Tips of the Trade: Why Handwritten Notes Work
•Newspaper Ads—Got a lot of people wanting free information…just not a lot of people buying products.
•Referrals—I asked for them a lot at the beginning, but after making clients feel on the spot and still not getting many good referrals, I quit asking. I figured why make a client feel uncomfortable when the likelihood of a good referral was slim to none anyway.
•Systems and kits—Tried kit after kit and system after system. Some worked. Some didn’t. All were expensive. Many just required too much time and effort to even get started with them.
So finally, through desperation, I sat down and tried to figure out an inexpensive way (I couldn’t afford anything but cheap) for me to look different than all my competition. And I had a lot of competition. I live in Rochester, Minn., the home of the world-famous Mayo Clinic. Since 7 percent of the entire population are doctors, every broker and their brother has set up shop in our city.
Here’s what I stumbled on:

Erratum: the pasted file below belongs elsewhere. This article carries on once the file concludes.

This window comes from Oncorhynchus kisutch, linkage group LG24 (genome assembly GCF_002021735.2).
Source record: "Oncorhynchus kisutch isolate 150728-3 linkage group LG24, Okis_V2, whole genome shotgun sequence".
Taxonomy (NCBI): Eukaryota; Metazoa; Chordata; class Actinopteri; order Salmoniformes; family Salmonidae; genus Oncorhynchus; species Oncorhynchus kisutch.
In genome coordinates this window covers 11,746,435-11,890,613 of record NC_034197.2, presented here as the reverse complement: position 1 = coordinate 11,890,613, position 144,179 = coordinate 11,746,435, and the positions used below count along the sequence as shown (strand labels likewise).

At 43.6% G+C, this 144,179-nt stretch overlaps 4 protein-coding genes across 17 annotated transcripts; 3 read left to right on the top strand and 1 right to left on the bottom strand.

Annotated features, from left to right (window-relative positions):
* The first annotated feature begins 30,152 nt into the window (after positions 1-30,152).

1. Trying to look smart doesn’t work. They either take your information back to their current broker and he makes the commission on it, or they just took the information home to “think about.”
2. You can’t give better customer service. Your competitors answer their phones courteously. They promptly return phone calls. They fulfilled their client’s requests quickly and with a smile on their face. Your competitors all have good customer service.
3. You can’t promise them higher returns than my competitors for two reasons: It’s illegal and it’s a lie. Heck, if I could actually get them the highest returns, I’d be living large on a Caribbean island right now!
4. I had been ignoring the Golden Rule of sales for 12 years: The prospect doesn’t care how much you know until they know how much you care.